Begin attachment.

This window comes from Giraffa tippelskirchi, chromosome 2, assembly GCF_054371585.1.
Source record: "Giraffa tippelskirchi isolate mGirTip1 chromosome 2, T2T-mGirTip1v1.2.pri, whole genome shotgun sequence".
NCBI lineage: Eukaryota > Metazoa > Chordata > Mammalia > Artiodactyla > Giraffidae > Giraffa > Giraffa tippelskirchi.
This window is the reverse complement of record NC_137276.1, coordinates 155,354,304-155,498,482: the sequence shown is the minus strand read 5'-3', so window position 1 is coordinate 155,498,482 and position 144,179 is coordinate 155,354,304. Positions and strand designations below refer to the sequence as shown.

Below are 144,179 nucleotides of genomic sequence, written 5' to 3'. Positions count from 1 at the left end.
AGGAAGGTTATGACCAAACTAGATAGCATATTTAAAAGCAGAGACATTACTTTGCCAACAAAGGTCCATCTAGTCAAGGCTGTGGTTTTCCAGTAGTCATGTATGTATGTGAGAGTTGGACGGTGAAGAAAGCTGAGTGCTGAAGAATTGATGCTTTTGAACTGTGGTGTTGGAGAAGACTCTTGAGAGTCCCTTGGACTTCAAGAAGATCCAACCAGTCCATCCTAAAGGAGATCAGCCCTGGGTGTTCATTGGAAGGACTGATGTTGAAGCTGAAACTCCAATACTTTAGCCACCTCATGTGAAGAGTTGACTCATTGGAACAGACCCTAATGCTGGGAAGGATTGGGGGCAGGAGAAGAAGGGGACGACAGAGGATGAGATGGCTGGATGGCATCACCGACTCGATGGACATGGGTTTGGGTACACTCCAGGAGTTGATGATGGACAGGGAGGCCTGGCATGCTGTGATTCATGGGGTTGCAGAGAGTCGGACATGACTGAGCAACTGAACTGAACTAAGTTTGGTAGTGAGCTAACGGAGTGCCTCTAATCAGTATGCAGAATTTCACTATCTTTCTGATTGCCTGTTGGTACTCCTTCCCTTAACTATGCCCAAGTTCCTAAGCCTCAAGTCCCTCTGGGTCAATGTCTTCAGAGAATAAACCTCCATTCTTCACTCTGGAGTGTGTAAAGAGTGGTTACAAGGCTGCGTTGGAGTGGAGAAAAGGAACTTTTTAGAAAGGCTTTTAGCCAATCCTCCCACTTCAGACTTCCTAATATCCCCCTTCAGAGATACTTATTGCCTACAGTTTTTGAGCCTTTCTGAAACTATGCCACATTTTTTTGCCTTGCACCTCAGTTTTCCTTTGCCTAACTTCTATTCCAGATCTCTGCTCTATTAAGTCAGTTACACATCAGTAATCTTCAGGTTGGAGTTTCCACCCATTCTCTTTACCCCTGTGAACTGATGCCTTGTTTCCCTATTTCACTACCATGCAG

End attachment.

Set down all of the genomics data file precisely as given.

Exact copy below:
This window comes from Giraffa tippelskirchi, chromosome 2, assembly GCF_054371585.1.
Source record: "Giraffa tippelskirchi isolate mGirTip1 chromosome 2, T2T-mGirTip1v1.2.pri, whole genome shotgun sequence".
NCBI lineage: Eukaryota > Metazoa > Chordata > Mammalia > Artiodactyla > Giraffidae > Giraffa > Giraffa tippelskirchi.
This window is the reverse complement of record NC_137276.1, coordinates 155,354,304-155,498,482: the sequence shown is the minus strand read 5'-3', so window position 1 is coordinate 155,498,482 and position 144,179 is coordinate 155,354,304. Positions and strand designations below refer to the sequence as shown.

Below are 144,179 nucleotides of genomic sequence, written 5' to 3'. Positions count from 1 at the left end.
AGGAAGGTTATGACCAAACTAGATAGCATATTTAAAAGCAGAGACATTACTTTGCCAACAAAGGTCCATCTAGTCAAGGCTGTGGTTTTCCAGTAGTCATGTATGTATGTGAGAGTTGGACGGTGAAGAAAGCTGAGTGCTGAAGAATTGATGCTTTTGAACTGTGGTGTTGGAGAAGACTCTTGAGAGTCCCTTGGACTTCAAGAAGATCCAACCAGTCCATCCTAAAGGAGATCAGCCCTGGGTGTTCATTGGAAGGACTGATGTTGAAGCTGAAACTCCAATACTTTAGCCACCTCATGTGAAGAGTTGACTCATTGGAACAGACCCTAATGCTGGGAAGGATTGGGGGCAGGAGAAGAAGGGGACGACAGAGGATGAGATGGCTGGATGGCATCACCGACTCGATGGACATGGGTTTGGGTACACTCCAGGAGTTGATGATGGACAGGGAGGCCTGGCATGCTGTGATTCATGGGGTTGCAGAGAGTCGGACATGACTGAGCAACTGAACTGAACTAAGTTTGGTAGTGAGCTAACGGAGTGCCTCTAATCAGTATGCAGAATTTCACTATCTTTCTGATTGCCTGTTGGTACTCCTTCCCTTAACTATGCCCAAGTTCCTAAGCCTCAAGTCCCTCTGGGTCAATGTCTTCAGAGAATAAACCTCCATTCTTCACTCTGGAGTGTGTAAAGAGTGGTTACAAGGCTGCGTTGGAGTGGAGAAAAGGAACTTTTTAGAAAGGCTTTTAGCCAATCCTCCCACTTCAGACTTCCTAATATCCCCCTTCAGAGATACTTATTGCCTACAGTTTTTGAGCCTTTCTGAAACTATGCCACATTTTTTTGCCTTGCACCTCAGTTTTCCTTTGCCTAACTTCTATTCCAGATCTCTGCTCTATTAAGTCAGTTACACATCAGTAATCTTCAGGTTGGAGTTTCCACCCATTCTCTTTACCCCTGTGAACTGATGCCTTGTTTCCCTATTTCACTACCATGCAG